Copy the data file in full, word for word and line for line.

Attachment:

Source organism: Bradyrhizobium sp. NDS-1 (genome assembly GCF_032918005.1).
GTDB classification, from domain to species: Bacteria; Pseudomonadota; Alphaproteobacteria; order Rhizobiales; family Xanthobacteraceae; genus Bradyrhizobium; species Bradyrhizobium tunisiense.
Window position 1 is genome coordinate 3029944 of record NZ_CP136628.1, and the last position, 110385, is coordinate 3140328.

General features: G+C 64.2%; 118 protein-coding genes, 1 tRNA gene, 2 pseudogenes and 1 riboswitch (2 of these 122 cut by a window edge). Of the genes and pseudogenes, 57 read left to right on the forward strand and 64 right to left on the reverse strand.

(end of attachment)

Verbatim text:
Source organism: Bradyrhizobium sp. NDS-1 (genome assembly GCF_032918005.1).
GTDB classification, from domain to species: Bacteria; Pseudomonadota; Alphaproteobacteria; order Rhizobiales; family Xanthobacteraceae; genus Bradyrhizobium; species Bradyrhizobium tunisiense.
Window position 1 is genome coordinate 3029944 of record NZ_CP136628.1, and the last position, 110385, is coordinate 3140328.

General features: G+C 64.2%; 118 protein-coding genes, 1 tRNA gene, 2 pseudogenes and 1 riboswitch (2 of these 122 cut by a window edge). Of the genes and pseudogenes, 57 read left to right on the forward strand and 64 right to left on the reverse strand.